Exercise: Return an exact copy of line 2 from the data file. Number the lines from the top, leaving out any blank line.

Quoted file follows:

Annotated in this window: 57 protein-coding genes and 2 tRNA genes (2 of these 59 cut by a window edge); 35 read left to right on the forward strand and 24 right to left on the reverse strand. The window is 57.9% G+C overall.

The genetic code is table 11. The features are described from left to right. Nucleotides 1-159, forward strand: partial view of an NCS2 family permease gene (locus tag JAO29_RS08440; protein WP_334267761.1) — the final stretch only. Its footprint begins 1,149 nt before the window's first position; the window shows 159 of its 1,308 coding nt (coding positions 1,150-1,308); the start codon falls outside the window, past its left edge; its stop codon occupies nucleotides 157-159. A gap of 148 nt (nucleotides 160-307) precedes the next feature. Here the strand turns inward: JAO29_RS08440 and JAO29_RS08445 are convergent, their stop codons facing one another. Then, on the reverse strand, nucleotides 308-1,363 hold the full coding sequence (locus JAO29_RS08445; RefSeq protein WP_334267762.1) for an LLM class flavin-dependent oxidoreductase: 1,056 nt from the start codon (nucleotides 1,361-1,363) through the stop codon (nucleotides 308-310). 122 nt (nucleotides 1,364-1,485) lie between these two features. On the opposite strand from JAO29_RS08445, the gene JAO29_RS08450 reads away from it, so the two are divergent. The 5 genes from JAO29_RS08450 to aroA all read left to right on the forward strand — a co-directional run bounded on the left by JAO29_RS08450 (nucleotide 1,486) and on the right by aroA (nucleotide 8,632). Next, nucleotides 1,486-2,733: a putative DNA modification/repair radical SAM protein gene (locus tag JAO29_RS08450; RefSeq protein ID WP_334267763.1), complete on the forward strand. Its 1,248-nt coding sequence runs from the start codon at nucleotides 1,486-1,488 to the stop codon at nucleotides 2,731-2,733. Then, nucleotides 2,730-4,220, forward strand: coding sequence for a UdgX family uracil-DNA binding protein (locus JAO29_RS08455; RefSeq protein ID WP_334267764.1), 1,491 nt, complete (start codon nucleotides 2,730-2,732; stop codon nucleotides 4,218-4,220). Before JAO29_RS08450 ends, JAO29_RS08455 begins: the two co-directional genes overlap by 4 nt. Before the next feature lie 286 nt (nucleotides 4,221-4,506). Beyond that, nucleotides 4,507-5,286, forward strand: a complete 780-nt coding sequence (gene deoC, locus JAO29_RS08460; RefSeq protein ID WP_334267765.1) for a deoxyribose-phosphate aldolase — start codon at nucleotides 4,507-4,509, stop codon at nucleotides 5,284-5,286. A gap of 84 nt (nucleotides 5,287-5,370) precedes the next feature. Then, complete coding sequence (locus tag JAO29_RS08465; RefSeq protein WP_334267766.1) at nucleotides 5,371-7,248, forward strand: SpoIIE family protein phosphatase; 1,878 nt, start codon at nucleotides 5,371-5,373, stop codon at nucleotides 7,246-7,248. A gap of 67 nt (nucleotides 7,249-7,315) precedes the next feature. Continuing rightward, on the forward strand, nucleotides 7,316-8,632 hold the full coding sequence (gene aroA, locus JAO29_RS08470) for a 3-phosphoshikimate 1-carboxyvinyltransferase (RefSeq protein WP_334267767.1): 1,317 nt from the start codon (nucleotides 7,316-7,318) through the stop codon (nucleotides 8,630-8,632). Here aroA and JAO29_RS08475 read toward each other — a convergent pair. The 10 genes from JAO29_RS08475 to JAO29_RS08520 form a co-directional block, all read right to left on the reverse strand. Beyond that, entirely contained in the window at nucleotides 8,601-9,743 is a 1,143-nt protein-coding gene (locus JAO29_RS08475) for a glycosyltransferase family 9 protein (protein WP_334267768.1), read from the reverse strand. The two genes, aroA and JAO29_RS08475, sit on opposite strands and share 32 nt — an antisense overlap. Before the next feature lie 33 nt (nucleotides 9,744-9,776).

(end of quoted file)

The genetic code is table 11. The features are described from left to right. Nucleotides 1-159, forward strand: partial view of an NCS2 family permease gene (locus tag JAO29_RS08440; protein WP_334267761.1) — the final stretch only. Its footprint begins 1,149 nt before the window's first position; the window shows 159 of its 1,308 coding nt (coding positions 1,150-1,308); the start codon falls outside the window, past its left edge; its stop codon occupies nucleotides 157-159. A gap of 148 nt (nucleotides 160-307) precedes the next feature. Here the strand turns inward: JAO29_RS08440 and JAO29_RS08445 are convergent, their stop codons facing one another. Then, on the reverse strand, nucleotides 308-1,363 hold the full coding sequence (locus JAO29_RS08445; RefSeq protein WP_334267762.1) for an LLM class flavin-dependent oxidoreductase: 1,056 nt from the start codon (nucleotides 1,361-1,363) through the stop codon (nucleotides 308-310). 122 nt (nucleotides 1,364-1,485) lie between these two features. On the opposite strand from JAO29_RS08445, the gene JAO29_RS08450 reads away from it, so the two are divergent. The 5 genes from JAO29_RS08450 to aroA all read left to right on the forward strand — a co-directional run bounded on the left by JAO29_RS08450 (nucleotide 1,486) and on the right by aroA (nucleotide 8,632). Next, nucleotides 1,486-2,733: a putative DNA modification/repair radical SAM protein gene (locus tag JAO29_RS08450; RefSeq protein ID WP_334267763.1), complete on the forward strand. Its 1,248-nt coding sequence runs from the start codon at nucleotides 1,486-1,488 to the stop codon at nucleotides 2,731-2,733. Then, nucleotides 2,730-4,220, forward strand: coding sequence for a UdgX family uracil-DNA binding protein (locus JAO29_RS08455; RefSeq protein ID WP_334267764.1), 1,491 nt, complete (start codon nucleotides 2,730-2,732; stop codon nucleotides 4,218-4,220). Before JAO29_RS08450 ends, JAO29_RS08455 begins: the two co-directional genes overlap by 4 nt. Before the next feature lie 286 nt (nucleotides 4,221-4,506). Beyond that, nucleotides 4,507-5,286, forward strand: a complete 780-nt coding sequence (gene deoC, locus JAO29_RS08460; RefSeq protein ID WP_334267765.1) for a deoxyribose-phosphate aldolase — start codon at nucleotides 4,507-4,509, stop codon at nucleotides 5,284-5,286. A gap of 84 nt (nucleotides 5,287-5,370) precedes the next feature. Then, complete coding sequence (locus tag JAO29_RS08465; RefSeq protein WP_334267766.1) at nucleotides 5,371-7,248, forward strand: SpoIIE family protein phosphatase; 1,878 nt, start codon at nucleotides 5,371-5,373, stop codon at nucleotides 7,246-7,248. A gap of 67 nt (nucleotides 7,249-7,315) precedes the next feature. Continuing rightward, on the forward strand, nucleotides 7,316-8,632 hold the full coding sequence (gene aroA, locus JAO29_RS08470) for a 3-phosphoshikimate 1-carboxyvinyltransferase (RefSeq protein WP_334267767.1): 1,317 nt from the start codon (nucleotides 7,316-7,318) through the stop codon (nucleotides 8,630-8,632). Here aroA and JAO29_RS08475 read toward each other — a convergent pair. The 10 genes from JAO29_RS08475 to JAO29_RS08520 form a co-directional block, all read right to left on the reverse strand. Beyond that, entirely contained in the window at nucleotides 8,601-9,743 is a 1,143-nt protein-coding gene (locus JAO29_RS08475) for a glycosyltransferase family 9 protein (protein WP_334267768.1), read from the reverse strand. The two genes, aroA and JAO29_RS08475, sit on opposite strands and share 32 nt — an antisense overlap. Before the next feature lie 33 nt (nucleotides 9,744-9,776).